In 1998, realizing the potential demand for the vaccine design technology developed in the lab, she started EpiVax on the third floor of her house with business partner Bill Martin.

Seed money for the initial vaccine work came from foundation and SBIR grants. To date, EpiVax has generated enough money with contracts and grants to proceed without venture capital. Vaccine research is underway for HIV, TB, smallpox, influenza, HPV and other diseases.

In 2002, the focus at EpiVax also turned to pioneering the screening of protein therapeutics for success in the clinic, which today accounts for half of the business at $2.5 million a year. “Our potential for growth is probably 20 or 30 fold in the next couple of years,” De Groot says.

Also in 2002, a substantial NIH grant for work on the HIV vaccine led to the formation of the GAIA Vaccine Foundation. “Bill and I asked, ‘How are we going to parlay this into something really positive?’ We decided to found a not-for-profit group to hold the intellectual property and promote the development of the vaccine,” De Groot says.

Until 2006, De Groot was splitting her time 80/20 between the lab at Brown University and EpiVax, respectively, but then the university asked her to choose: the lab or the company. Brown wasn’t paying her salary, so financially the choice was easy. The problem was, it meant closing the lab. “It was difficult due to the fact that the whole concept behind the laboratory was to train new vaccine researchers,” she says.

De Groot, as to be expected, proved unstoppable. Two years later, the University of Rhode Island asked her to establish the Institute for Immunology and Informatics in Providence for designing better vaccines and protein products while allowing researchers to learn and grow and advance the new field of immunoinformatics.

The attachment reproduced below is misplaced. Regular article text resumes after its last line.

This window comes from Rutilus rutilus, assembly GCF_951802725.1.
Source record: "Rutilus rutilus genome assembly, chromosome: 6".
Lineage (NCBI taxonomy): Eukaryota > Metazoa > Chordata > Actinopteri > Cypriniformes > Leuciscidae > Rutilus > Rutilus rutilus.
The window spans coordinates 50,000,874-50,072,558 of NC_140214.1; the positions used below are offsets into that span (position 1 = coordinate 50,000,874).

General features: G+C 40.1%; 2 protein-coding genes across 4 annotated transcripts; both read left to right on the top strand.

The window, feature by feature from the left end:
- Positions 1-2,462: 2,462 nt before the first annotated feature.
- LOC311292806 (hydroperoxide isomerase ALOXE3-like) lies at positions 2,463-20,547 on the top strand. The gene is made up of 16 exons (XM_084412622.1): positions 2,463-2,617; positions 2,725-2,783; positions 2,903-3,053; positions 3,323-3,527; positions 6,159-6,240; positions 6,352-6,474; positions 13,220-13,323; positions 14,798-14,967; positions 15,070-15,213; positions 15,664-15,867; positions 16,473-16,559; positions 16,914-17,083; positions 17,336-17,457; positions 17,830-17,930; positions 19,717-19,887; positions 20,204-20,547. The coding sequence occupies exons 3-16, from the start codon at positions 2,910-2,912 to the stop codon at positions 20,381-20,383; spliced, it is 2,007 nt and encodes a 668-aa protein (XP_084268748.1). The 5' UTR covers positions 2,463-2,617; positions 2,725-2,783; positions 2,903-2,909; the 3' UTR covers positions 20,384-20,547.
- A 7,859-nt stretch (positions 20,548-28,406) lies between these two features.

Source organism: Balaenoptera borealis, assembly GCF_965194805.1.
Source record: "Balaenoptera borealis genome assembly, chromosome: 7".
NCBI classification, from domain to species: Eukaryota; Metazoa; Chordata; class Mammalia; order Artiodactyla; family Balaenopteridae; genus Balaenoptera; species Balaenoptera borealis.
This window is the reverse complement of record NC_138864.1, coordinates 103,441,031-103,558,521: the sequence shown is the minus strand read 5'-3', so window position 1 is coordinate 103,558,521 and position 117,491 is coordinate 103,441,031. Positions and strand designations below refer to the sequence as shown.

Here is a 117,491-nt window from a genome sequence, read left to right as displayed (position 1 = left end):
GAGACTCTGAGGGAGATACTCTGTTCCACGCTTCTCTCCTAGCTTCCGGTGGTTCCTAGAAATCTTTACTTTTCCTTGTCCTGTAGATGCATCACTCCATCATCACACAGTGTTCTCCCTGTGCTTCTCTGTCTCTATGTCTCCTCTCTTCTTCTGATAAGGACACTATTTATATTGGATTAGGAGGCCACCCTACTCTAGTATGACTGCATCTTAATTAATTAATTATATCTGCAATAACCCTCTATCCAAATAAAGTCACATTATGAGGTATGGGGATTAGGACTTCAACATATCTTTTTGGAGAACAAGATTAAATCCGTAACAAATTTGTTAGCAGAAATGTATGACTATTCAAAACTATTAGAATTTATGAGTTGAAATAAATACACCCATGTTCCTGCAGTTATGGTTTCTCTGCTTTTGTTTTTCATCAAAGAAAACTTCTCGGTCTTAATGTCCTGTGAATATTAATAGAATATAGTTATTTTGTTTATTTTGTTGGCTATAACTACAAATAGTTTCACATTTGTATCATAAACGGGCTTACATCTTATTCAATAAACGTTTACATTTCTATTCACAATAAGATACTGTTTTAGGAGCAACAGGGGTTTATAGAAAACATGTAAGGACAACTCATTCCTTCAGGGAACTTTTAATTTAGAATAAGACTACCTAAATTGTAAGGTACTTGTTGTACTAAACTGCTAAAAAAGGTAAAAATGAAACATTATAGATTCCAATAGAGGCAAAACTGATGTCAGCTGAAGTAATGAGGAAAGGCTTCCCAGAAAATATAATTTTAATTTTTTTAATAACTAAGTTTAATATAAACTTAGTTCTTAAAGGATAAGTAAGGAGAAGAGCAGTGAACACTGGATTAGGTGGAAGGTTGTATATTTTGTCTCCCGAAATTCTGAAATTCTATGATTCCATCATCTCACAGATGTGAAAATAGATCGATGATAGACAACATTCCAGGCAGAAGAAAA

In keeping with De Groot’s success in grant awards, I’Cubed has recently received a $13 million NIH grant to develop a multidisciplinary program for using innovative vaccine design tools increating vaccines for biodefense and infectious disease.

De Groot also expects I’Cubed to develop, along with its AIDS and TB research, neglected tropical disease vaccines for illnesses such as river blindness and sleeping sickness.

“A great place to do that work is the academic setting, where grad students can come in and work for practically nothing and trade their training experience for working on a vaccine that would be too high risk for a private company,” she says.

Meanwhile, back at EpiVax, where De Groot now spends 80 percent of her time, she is most enthusiastic about the discovery, thanks to the company’s informatics tools, of a small protein called Tregitope that suppresses the body’s immune response.

“It is actually one of the natural off-switches of the body, and this off-switch can be used for turning off the immune response to a transplanted organ, to the immune response to any autoimmune disease such as multiple sclerosis or rheumatoid arthritis or type 1 diabetes,” De Groot says.

Tregitope has so many potential applications that EpiVax added six new people to the research team this summer, bringing its numbers up to 20, and signed a collaboration with Roche for the Tregitope technology that could significantly alter the way the drug developer makes its therapeutic protein products.

“If I were to contribute two things to the world, one would be this Tregitope technology that has so much promise and the other would be the GAIA HIV vaccine that started our company,” De Groot says.

While it should come as no surprise, considering De Groot’s passion, drive and capability, the wonder of it all, really, is that one person is doing so much for so many in multiple ways. To that, De Groot advises, “Decide what you want to do and just do it. Never underestimate the power of one individual to change the world.”